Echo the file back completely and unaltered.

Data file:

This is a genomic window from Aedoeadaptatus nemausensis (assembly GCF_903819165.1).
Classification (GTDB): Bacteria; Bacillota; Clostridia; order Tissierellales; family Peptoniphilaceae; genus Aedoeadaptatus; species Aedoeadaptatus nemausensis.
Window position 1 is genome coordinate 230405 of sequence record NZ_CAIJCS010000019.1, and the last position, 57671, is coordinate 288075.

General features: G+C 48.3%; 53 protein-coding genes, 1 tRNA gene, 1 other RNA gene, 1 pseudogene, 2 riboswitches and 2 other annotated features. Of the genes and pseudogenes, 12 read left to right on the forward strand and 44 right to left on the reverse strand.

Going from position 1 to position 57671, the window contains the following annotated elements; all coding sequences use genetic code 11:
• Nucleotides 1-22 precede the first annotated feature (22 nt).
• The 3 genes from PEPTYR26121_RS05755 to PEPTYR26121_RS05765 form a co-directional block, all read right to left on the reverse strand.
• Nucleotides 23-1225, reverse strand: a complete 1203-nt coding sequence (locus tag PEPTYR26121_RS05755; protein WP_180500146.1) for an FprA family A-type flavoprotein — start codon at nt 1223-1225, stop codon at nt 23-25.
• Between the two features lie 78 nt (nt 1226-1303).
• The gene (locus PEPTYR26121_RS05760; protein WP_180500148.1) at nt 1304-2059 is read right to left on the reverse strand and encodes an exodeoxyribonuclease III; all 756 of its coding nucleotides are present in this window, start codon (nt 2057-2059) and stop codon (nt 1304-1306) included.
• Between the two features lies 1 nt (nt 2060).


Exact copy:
This is a genomic window from Aedoeadaptatus nemausensis (assembly GCF_903819165.1).
Classification (GTDB): Bacteria; Bacillota; Clostridia; order Tissierellales; family Peptoniphilaceae; genus Aedoeadaptatus; species Aedoeadaptatus nemausensis.
Window position 1 is genome coordinate 230405 of sequence record NZ_CAIJCS010000019.1, and the last position, 57671, is coordinate 288075.

General features: G+C 48.3%; 53 protein-coding genes, 1 tRNA gene, 1 other RNA gene, 1 pseudogene, 2 riboswitches and 2 other annotated features. Of the genes and pseudogenes, 12 read left to right on the forward strand and 44 right to left on the reverse strand.

Going from position 1 to position 57671, the window contains the following annotated elements; all coding sequences use genetic code 11:
• Nucleotides 1-22 precede the first annotated feature (22 nt).
• The 3 genes from PEPTYR26121_RS05755 to PEPTYR26121_RS05765 form a co-directional block, all read right to left on the reverse strand.
• Nucleotides 23-1225, reverse strand: a complete 1203-nt coding sequence (locus tag PEPTYR26121_RS05755; protein WP_180500146.1) for an FprA family A-type flavoprotein — start codon at nt 1223-1225, stop codon at nt 23-25.
• Between the two features lie 78 nt (nt 1226-1303).
• The gene (locus PEPTYR26121_RS05760; protein WP_180500148.1) at nt 1304-2059 is read right to left on the reverse strand and encodes an exodeoxyribonuclease III; all 756 of its coding nucleotides are present in this window, start codon (nt 2057-2059) and stop codon (nt 1304-1306) included.
• Between the two features lies 1 nt (nt 2060).